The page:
Mr. Frost smiles. “I agree. But don’t push yourself. You’ll be excused from PE for the next month, obviously. I’ve arranged to get you into study hall that period.”
Most people opt out of PE as soon as they can, but Morgan likes it. She says it’s her easiest grade and she gets a workout during the day, guaranteed. I’m the reason Morgan doesn’t go to a pricey private school twenty miles away. When she finished sixth grade, she begged her dad not to make her attend Glen Forrest on her own. Since our school system is decent, he agreed. Otherwise, I’d be headed off to an academy where I don’t know anyone.
Nathan. Tomorrow I get to see Nathan.
My old life is over, I get that. At least until I figure out how to prove I’m not crazy. But God, I miss him, almost as much as my family.
Almost as much as Morgan.
I haven’t let myself think too much about how she’d feel about this. She could be hard to read, so it’s possible she’d think the whole mess is hilarious and would make popcorn to watch me struggle. But she was also possessive, so she might be furious, too. And it’s that side of her that I imagine watching me, judging, condemning.
Mr. Frost drops me off at the mansion before heading back to work. I let myself in; with gates like those, they leave the front doors unlocked during the day. Mrs. Rhodes comes out of the kitchen to greet me with an uncertain smile. She’s wearing black pants and a white shirt with a patterned apron over the top, not quite a uniform, but a nod at one.
“Can I get you anything?” There’s a subtle tension here, some history I’m not privy to.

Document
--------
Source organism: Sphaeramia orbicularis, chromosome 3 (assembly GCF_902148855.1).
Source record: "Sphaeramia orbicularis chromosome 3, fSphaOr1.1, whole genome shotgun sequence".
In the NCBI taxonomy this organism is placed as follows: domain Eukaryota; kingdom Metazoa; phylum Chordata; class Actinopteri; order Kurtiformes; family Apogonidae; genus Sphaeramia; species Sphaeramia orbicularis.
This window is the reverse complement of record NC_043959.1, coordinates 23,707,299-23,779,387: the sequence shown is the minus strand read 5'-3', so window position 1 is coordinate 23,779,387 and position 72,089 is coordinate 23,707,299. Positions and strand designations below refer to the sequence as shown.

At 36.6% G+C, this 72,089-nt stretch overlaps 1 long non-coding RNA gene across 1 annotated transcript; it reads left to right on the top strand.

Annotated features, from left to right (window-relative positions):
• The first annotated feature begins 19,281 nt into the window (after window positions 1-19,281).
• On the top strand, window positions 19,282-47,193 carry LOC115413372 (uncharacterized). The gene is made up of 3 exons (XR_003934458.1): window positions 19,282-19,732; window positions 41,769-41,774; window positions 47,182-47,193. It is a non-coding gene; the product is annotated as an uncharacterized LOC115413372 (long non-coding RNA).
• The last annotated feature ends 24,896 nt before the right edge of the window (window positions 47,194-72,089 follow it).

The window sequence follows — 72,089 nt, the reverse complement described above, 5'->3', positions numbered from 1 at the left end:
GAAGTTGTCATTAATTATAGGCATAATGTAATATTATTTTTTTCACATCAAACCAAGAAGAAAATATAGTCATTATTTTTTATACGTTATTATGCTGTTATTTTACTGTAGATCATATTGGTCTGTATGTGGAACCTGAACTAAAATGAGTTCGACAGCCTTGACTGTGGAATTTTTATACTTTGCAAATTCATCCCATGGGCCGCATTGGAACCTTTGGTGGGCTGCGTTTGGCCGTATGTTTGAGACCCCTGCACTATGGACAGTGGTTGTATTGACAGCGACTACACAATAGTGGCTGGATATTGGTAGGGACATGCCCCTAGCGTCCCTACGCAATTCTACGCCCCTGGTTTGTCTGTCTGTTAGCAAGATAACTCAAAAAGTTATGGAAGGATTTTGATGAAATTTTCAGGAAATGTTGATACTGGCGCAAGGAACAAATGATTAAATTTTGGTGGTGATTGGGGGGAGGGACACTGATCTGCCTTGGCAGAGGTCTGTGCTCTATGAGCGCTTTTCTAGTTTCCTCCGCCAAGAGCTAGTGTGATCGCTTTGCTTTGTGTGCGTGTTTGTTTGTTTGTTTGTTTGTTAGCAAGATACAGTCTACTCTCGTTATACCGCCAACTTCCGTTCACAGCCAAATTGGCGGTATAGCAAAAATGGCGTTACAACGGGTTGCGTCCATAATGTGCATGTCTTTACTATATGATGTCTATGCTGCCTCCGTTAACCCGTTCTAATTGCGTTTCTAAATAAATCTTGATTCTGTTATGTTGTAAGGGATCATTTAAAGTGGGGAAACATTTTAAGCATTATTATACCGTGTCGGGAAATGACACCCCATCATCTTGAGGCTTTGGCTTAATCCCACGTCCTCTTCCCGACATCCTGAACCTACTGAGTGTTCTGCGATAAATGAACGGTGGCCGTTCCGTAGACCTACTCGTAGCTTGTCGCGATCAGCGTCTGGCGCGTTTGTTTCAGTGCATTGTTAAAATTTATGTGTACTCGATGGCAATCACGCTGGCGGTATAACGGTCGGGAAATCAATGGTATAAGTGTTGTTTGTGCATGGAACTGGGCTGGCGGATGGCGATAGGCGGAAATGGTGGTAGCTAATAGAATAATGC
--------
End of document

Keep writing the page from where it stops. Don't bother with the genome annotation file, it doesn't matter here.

The older woman stands quiet, eyes down, like she’s expecting . . . something. Maybe she was temperamental with the housekeeper? But if Morgan used to throw fits in private over the wrong brand of rice cracker, I can’t because I have no clue what the right one is.
“I’m fine. Thanks.”
A little breath slips out of her as I turn for the stairs. Relief?
I go down the back stairs to the patio. There’s a pool out here that I can’t swim in right now, but I can sleep in the sun until I feel better. Before I can settle in, Mrs. Rhodes is beside me, wearing an alarmed look.
“Are you feeling all right?” She peers at me.
“Uh. Well. I thought I’d take a nap.”
“Did you put on sunblock?”
Right. Shit. Morgan was paranoid about skin cancer, so she’d never bask in direct sunlight. I wasn’t thinking about Morgan, only that I was so freaking cold. But now that it’s on my mind, I can recall countless afternoons where I’d be in a bikini and tanning oil while Morgan hid under an umbrella with a sun hat, huge glasses, and SPF 75. I always thought that quirk was adorable and slightly glamorous, but it’s kind of a pain in the ass now that I’m not allowed to act like my sleepy, sun-worshiping lizard self.
“I forgot. Could you get it please? My hat and sunglasses, too.”
She gives me a look, like she thinks it’s more likely that I’m possessed than I forgot my sun aversion. But then she does as I ask, leaving me to drop my head against the back of the lounger with an exhausted sigh. At least it’s warm out here. Damn, it’s not easy being someone else, even if she’s your best friend.